The USAC boys put on quite a show for a packed crowd at East Bay's 3/8-mile oval during th
Under Kevin Miller's watch, USAC has made good progress in building its brand. He cut ties to the Gold Crown Series while starting the .25 Midget series for quarter midget racers around the country. While a good portion of last month's story concentrated on the Midgets, where Miller sees some of his bigger challenges, USAC still maintains its stable of Sprint, Silver Crown, and Focus series in addition to some others.
To the USAC faithful, this will come as little surprise. "I think the Sprint Cars are USAC's greatest asset," says Miller. But that doesn't mean there isn't opportunity. "410 wingless Sprint Cars, the car counts are great, demand is there, but that's dirt. USAC is one of the very few series that has a dirt and a pavement focus. The dirt side is healthy but the pavement side is weak."
The health of the dirt side was no more evident than in the recently completed Bubba Army Sprint Nationals at East Bay Raceway Park in Tampa, Florida. While the three day show battled one rain out and some chilly weather, a strong crowd and 30-plus cars showed up to throw down on the 3/8-mile clay track.
Levi Jones' hauler parked in the pits at East Bay Raceway Park for the Bubba Army Sprint N
"I don't think they've had (USAC) Sprints here since the early '80s at the fairgrounds," said reknowned radio host and event sponsor Bubba the Love Sponge. "Kevin asked me what my thoughts (about a USAC race in Florida during February) were, being somewhat involved in the Sprint community here, if this area would support wingless Sprints."
Growing up in Indiana, Bubba already had a love of USAC's wingless Sprints, so bringing them to the Tampa-area track was a no-brainer. "If you're a race car enthusiast, that's driving right there my friend," he says. "You don't have the luxury of the wing or the luxury of the spoiler; its 410 cubic inches on a 1,200 pound car. It's all about throttle control and getting the thing sideways. I knew for selfish reasons that I would like it and I thought I could get people to come out to support it as well. That was kinda my reasoning behind it.
"I grew up with USAC, a good friend of mine is in charge of USAC. I knew this area would support it, at least mildly, so that they'd be happy enough to come back for a second year. Weather issues aside, I think they'd consider what they did the first year a success."
One of the things that makes USAC Sprint Cars so much fun to watch is the diversity of the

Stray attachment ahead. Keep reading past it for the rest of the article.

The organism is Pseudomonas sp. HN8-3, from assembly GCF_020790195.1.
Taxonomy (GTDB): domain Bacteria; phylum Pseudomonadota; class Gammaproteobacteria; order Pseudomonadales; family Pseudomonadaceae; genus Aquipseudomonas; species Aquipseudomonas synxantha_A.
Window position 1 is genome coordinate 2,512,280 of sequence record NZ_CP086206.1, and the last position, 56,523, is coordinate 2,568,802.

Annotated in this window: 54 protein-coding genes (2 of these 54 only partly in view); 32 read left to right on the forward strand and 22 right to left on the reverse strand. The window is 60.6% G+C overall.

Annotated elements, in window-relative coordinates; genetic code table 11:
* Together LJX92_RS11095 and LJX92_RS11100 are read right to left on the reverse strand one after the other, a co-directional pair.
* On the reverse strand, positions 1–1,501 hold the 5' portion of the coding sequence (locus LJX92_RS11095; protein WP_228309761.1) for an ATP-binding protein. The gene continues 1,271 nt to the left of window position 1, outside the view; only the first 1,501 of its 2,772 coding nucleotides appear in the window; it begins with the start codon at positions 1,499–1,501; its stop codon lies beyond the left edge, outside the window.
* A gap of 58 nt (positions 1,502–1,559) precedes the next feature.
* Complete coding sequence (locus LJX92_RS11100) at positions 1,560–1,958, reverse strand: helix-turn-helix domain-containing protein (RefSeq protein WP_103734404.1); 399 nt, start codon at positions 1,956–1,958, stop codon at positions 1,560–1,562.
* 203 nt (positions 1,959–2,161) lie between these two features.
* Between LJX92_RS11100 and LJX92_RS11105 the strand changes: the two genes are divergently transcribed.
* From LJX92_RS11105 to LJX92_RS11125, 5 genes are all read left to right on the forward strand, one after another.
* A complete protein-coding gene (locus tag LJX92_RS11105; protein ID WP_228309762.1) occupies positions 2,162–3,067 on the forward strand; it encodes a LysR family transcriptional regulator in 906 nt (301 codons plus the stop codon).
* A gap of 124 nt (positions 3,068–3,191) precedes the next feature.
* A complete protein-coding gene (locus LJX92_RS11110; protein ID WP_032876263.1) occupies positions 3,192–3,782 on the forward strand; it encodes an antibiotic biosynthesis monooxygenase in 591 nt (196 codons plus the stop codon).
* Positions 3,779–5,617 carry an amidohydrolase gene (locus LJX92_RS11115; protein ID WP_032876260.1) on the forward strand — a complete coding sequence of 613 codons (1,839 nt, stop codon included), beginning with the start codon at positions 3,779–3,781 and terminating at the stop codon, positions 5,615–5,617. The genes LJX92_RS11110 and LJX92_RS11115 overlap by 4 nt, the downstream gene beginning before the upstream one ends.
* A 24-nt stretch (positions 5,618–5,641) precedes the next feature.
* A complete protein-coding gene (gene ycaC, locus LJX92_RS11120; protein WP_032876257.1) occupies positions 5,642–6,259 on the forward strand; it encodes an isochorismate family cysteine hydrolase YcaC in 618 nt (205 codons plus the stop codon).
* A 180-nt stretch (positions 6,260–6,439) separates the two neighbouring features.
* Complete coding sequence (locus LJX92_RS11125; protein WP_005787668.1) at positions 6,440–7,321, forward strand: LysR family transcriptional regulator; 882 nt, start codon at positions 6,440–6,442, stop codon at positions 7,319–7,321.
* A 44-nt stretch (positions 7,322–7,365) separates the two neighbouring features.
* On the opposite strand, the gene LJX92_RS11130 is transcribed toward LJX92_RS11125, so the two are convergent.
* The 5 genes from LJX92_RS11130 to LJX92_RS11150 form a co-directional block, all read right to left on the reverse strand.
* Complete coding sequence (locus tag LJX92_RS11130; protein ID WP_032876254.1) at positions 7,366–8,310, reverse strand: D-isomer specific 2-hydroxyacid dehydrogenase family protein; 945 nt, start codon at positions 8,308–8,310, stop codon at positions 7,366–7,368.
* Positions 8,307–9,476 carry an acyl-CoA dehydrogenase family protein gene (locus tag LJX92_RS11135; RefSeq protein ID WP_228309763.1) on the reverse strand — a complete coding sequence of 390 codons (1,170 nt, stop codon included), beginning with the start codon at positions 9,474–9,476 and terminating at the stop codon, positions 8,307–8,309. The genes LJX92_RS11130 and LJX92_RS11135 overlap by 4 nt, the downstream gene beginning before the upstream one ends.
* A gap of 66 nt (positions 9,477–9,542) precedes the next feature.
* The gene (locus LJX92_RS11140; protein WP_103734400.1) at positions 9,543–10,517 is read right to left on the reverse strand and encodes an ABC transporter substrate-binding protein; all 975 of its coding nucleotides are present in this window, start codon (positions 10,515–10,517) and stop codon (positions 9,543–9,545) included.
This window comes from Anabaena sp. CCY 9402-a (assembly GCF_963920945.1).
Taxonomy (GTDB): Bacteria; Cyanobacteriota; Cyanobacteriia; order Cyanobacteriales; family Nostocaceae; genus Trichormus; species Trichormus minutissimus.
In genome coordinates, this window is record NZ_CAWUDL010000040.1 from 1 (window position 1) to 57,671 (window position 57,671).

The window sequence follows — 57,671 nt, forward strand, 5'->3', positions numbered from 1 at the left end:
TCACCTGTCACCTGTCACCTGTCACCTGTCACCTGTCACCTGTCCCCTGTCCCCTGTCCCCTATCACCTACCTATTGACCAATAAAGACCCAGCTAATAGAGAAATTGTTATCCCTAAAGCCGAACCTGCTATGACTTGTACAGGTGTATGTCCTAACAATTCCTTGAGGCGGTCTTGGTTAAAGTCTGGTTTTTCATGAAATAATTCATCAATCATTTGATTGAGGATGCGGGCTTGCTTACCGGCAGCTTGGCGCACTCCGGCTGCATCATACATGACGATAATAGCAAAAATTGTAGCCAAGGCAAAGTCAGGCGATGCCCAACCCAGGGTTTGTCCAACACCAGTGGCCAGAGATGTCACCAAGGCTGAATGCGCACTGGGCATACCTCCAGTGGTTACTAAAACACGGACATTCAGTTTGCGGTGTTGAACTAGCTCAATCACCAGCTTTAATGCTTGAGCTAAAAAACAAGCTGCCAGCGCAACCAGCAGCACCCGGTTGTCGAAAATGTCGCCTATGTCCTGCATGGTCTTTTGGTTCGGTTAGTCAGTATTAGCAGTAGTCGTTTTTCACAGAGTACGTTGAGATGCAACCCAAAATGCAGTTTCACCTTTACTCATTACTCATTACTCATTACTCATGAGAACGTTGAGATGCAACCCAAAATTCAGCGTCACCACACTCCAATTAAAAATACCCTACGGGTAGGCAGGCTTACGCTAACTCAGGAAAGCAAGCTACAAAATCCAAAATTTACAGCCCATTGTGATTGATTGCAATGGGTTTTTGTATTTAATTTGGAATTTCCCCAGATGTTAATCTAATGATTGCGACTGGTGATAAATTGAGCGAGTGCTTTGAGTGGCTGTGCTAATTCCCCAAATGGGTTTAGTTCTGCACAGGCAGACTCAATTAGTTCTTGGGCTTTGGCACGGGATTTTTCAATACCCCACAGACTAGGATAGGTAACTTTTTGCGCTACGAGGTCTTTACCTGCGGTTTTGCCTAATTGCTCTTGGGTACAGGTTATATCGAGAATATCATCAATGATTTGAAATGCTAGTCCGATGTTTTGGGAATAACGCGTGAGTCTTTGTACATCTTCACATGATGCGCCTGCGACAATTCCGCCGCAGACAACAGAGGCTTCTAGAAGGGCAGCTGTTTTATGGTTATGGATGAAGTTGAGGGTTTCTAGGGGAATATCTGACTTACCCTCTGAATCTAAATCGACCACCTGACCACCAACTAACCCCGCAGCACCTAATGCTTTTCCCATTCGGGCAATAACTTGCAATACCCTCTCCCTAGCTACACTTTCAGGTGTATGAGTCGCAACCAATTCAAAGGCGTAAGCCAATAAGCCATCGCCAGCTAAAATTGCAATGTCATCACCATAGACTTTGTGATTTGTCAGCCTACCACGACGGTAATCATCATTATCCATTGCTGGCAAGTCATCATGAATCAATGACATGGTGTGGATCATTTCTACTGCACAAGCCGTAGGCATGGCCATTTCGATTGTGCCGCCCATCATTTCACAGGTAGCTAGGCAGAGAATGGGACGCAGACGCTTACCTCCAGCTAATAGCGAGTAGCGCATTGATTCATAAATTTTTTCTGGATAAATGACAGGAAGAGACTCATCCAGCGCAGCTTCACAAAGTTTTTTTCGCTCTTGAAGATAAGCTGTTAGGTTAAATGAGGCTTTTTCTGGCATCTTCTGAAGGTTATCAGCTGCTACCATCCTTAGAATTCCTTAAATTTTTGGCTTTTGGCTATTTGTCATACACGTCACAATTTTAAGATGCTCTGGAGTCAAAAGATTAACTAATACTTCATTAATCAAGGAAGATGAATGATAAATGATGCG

Everybody we talked with at the track, from fans to drivers to car owners, thought it was a great show. "I think they have a ton of momentum to build on for the second year," continued Bubba. "Not only marketing wise but participation and people coming to the stands wise. Maybe that's enough to get people down here enthusiastic about wingless Sprints. It would be nice to see some people from Florida participate in the USAC arena."
With Bubba's help Miller and company booked East Bay, acting as both sanction and promoter. Something Miller says you'll see more of. "Like the case of the Bubba Army Sprint Nationals, we've booked our own tracks to get better venues," says Miller. "Going that route is something we're doing on the pavement side as well. In addition, we've contained the pavement side so we're not traveling very far to encourage car count. And we've done some things in the rules to control costs in the area of tires." As all racers know, tires and travel are two of the biggest line items on the ol' budget. By scaling back the distance traveled for pavement Sprinters, Miller and his management team can focus their efforts on building participation in that division.
"The state of Indiana has 200 dirt Sprint Cars and 30 or 40 pavement Sprint Cars," explains Miller.
While some may look at that disparity as a sign that pavement Sprint Car racing is a dying division, Miller sees it as an opportunity. And to that extent USAC has created individual championships for dirt and pavement. Don't worry, they're still crowning the National Sprint Car Champion. But these new titles will provide an opportunity for teams running either just a dirt Sprint Car or just a pavement Sprint Car to attain a level in USAC that they could not have previously done.
...next to a Kistler engine.